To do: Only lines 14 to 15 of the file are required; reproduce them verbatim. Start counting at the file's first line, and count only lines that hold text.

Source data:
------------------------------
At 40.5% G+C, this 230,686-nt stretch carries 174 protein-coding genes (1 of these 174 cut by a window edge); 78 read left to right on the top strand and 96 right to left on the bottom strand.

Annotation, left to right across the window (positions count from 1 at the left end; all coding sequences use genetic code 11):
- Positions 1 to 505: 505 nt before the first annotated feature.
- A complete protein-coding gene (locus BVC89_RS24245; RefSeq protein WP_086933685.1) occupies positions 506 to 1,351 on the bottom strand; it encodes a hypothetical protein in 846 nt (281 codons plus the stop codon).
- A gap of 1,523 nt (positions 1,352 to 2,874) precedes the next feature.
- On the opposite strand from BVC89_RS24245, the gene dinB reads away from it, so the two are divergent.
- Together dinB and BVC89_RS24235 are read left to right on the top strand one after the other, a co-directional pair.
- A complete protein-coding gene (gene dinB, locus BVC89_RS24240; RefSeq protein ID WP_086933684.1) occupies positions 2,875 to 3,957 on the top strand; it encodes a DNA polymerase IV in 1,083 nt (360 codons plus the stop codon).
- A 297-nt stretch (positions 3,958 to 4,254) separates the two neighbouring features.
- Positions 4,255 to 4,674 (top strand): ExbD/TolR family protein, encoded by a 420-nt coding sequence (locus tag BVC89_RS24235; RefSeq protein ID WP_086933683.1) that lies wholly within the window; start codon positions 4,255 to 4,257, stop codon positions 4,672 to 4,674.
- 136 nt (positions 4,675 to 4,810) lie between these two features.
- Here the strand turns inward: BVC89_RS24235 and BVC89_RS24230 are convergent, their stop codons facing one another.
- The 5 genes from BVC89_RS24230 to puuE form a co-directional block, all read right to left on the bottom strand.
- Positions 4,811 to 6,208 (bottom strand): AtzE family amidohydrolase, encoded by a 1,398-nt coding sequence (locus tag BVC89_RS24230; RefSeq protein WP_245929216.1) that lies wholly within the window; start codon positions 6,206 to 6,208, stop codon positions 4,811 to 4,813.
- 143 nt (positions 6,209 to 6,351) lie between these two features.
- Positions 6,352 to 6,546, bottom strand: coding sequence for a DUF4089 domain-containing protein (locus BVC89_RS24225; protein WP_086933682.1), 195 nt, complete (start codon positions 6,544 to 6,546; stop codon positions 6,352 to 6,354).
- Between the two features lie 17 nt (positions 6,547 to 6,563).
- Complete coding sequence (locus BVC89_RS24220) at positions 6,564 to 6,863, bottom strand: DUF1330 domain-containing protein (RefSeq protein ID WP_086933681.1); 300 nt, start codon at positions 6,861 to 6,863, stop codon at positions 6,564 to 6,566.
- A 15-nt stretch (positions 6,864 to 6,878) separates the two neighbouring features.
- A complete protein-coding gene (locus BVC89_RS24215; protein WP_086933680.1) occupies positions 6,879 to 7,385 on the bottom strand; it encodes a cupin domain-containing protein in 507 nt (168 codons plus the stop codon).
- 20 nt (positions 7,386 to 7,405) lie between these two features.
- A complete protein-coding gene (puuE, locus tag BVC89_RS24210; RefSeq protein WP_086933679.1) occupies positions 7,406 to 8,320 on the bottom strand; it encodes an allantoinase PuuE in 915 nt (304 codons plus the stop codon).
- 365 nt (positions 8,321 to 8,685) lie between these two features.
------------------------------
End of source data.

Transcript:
- Positions 4,811 to 6,208 (bottom strand): AtzE family amidohydrolase, encoded by a 1,398-nt coding sequence (locus tag BVC89_RS24230; RefSeq protein WP_245929216.1) that lies wholly within the window; start codon positions 6,206 to 6,208, stop codon positions 4,811 to 4,813.
- 143 nt (positions 6,209 to 6,351) lie between these two features.